THE MODERN WONGAWILLI METHOD
Modern Pillar Extraction
The Wongawilli system involves much larger blocks of up to 200 m wide. It consists of a 2 or 3 heading entry headings driven through the centre of the panels, splitting the panel into two smaller panels. The panel can be up to 1000 m long. Lifting of the fenders is carried out to the left and right of the split. This has been made possible with ‘the introduction of hydraulically operated Breaker Line supports (BLS)
The sequence-of extraction shows splits driven off A and B headings. The split off A heading is driven 80 m and holed into a heading being formed for ventilation purposes only. Extraction will commence at 70 m from A heading as indicated. The split from B heading is driven 75m to the heading of the panel. This roadway can also be for ventilation of the goaf area. Lifting of fenders is sequential left and right lifting and pillar A – B is split once as shown in the plan for access. All splits are at 21 m centres and the maximum width of the splits will be 5 m. Therefore, the maximum fender width will be 8m. The fenders formed by pre-splitting of the pillar A-B will be initially 16 m and only as lifting takes place from A to B; the fender of the pre-split pillar will be reduced to 8 m.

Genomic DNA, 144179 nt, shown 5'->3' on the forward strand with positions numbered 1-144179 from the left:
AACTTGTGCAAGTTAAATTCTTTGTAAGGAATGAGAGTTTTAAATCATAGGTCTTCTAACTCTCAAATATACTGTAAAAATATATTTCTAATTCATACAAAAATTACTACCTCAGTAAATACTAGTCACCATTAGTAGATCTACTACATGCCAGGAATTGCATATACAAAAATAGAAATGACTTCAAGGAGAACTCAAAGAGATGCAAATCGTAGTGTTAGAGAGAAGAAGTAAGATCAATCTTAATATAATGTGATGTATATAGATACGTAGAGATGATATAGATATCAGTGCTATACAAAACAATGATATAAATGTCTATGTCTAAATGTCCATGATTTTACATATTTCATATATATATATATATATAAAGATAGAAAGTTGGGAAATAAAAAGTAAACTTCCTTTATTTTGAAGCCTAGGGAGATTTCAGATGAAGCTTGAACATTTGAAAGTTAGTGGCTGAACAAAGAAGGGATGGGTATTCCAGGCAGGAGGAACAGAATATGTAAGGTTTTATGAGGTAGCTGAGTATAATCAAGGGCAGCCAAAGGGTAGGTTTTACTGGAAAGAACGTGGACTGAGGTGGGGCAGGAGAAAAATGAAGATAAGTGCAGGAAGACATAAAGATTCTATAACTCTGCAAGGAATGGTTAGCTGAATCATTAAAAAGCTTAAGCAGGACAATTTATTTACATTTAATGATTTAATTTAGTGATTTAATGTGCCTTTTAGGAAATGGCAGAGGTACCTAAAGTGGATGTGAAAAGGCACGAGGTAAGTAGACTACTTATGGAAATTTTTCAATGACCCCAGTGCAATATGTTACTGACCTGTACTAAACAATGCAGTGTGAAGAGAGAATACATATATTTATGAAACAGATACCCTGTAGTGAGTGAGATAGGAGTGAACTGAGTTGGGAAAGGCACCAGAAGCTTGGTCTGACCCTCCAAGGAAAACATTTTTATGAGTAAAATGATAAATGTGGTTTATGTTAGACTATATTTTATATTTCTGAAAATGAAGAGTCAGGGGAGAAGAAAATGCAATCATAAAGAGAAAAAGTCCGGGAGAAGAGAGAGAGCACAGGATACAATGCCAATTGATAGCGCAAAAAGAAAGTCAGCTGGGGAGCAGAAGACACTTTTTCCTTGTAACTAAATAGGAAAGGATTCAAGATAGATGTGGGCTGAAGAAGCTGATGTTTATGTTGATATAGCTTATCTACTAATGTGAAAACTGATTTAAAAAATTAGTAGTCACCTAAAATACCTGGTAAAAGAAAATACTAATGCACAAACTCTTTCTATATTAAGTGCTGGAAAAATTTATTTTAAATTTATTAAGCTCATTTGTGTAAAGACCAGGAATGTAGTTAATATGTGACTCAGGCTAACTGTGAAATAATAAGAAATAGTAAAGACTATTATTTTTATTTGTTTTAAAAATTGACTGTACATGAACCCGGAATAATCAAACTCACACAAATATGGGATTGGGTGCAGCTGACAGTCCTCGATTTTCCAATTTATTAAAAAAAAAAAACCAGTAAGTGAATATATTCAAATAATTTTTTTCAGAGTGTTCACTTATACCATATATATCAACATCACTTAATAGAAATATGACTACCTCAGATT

During the lifting operation, stocks are intentionally left at the back of lifts. The width of these stocks are generally small (< 1.0m) and thus offer no significant support to the roof. The size of the stocks at the end of the fender are minimum and under certain conditions, such as a large area of standing goaf or the presence of geological structures the performance of the stooks and fenders may be affected. The size of the stooks and fenders can be changed as dictated by prevailing conditions and experience of the mining officials.
The position of the BLS’s during each lifting operation are such that they are kept as close to the solid coal abutments as possible. During support movement the BLS closest to the goaf is advanced first. These positions and sequences are considered the most practical with regard to providing effective roof control.
The production and productivity of the Wongawilli system is tied up with coal cutting, support setting and coal clearance systems deployed. It is clear from Table 3 that correct combination of equipment and operational practices can lead to higher output and productivity as that shown by United, Cook and South Blackwater collieries. At United Colliery in NSW, the increased output is attributed to the deployment of continuous bridge conveying or chain haulage system with place change method of heading development and pillar extraction. At South Blackwater in Qld, three shuttle car system is used.